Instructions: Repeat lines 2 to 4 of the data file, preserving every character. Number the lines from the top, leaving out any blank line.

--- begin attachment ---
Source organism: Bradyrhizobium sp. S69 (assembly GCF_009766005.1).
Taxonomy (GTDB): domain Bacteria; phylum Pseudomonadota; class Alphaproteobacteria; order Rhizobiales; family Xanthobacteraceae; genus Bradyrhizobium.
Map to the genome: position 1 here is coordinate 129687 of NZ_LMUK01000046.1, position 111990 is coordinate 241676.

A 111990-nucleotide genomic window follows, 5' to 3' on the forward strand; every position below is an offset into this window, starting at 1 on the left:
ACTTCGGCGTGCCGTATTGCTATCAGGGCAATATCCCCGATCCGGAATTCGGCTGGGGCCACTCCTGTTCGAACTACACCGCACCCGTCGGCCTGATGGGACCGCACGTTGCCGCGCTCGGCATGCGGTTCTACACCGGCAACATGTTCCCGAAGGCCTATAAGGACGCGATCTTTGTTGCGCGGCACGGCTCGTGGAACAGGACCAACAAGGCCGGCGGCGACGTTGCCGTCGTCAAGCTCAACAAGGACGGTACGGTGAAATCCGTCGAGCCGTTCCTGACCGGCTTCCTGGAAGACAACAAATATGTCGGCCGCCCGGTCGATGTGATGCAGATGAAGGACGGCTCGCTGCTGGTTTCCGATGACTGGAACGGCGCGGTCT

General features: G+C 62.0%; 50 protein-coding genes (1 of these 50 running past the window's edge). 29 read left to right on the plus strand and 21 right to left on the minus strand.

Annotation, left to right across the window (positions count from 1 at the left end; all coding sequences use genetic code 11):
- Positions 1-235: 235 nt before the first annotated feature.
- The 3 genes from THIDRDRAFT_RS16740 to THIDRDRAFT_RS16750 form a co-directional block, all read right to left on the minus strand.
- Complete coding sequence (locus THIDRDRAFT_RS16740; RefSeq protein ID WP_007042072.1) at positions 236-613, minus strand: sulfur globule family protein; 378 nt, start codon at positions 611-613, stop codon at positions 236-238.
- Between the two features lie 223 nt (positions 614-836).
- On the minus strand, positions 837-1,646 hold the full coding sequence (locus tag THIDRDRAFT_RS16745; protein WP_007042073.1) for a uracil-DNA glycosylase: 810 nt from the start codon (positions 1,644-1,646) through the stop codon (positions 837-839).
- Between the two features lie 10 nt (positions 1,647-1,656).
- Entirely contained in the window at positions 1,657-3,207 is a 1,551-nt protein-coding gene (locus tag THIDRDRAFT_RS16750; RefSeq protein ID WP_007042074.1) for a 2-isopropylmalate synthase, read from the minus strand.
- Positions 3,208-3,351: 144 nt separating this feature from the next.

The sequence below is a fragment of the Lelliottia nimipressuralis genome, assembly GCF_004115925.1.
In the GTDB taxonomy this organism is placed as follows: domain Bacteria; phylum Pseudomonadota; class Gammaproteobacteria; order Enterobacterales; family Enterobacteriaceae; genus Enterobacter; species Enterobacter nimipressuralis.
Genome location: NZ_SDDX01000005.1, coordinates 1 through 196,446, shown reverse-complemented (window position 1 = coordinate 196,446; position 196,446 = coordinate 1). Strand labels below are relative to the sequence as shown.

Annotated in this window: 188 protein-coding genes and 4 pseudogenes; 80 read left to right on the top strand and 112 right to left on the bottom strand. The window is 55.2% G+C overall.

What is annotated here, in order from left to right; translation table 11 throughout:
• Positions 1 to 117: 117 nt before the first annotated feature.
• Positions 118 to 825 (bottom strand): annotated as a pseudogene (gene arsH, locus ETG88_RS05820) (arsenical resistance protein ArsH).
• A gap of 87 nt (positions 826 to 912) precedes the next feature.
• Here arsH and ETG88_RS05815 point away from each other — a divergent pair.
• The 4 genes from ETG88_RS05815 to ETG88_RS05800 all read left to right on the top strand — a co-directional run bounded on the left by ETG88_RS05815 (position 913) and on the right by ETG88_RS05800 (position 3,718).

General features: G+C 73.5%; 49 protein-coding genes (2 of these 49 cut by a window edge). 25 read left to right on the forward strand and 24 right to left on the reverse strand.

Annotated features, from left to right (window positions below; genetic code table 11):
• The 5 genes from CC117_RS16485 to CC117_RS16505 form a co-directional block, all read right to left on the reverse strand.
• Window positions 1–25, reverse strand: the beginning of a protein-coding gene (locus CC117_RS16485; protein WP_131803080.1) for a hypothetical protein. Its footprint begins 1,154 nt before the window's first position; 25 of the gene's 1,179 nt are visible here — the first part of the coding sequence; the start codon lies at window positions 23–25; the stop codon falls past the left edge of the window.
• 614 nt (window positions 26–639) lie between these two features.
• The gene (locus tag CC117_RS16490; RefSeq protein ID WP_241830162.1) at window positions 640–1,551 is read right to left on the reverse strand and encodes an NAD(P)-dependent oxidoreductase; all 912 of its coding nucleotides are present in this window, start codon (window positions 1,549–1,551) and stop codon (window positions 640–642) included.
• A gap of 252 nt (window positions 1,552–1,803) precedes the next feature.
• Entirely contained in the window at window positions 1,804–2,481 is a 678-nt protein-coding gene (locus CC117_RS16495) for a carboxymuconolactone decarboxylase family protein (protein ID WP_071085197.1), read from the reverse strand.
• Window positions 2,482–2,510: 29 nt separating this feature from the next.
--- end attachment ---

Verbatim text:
Taxonomy (GTDB): domain Bacteria; phylum Pseudomonadota; class Alphaproteobacteria; order Rhizobiales; family Xanthobacteraceae; genus Bradyrhizobium.
Map to the genome: position 1 here is coordinate 129687 of NZ_LMUK01000046.1, position 111990 is coordinate 241676.

A 111990-nucleotide genomic window follows, 5' to 3' on the forward strand; every position below is an offset into this window, starting at 1 on the left: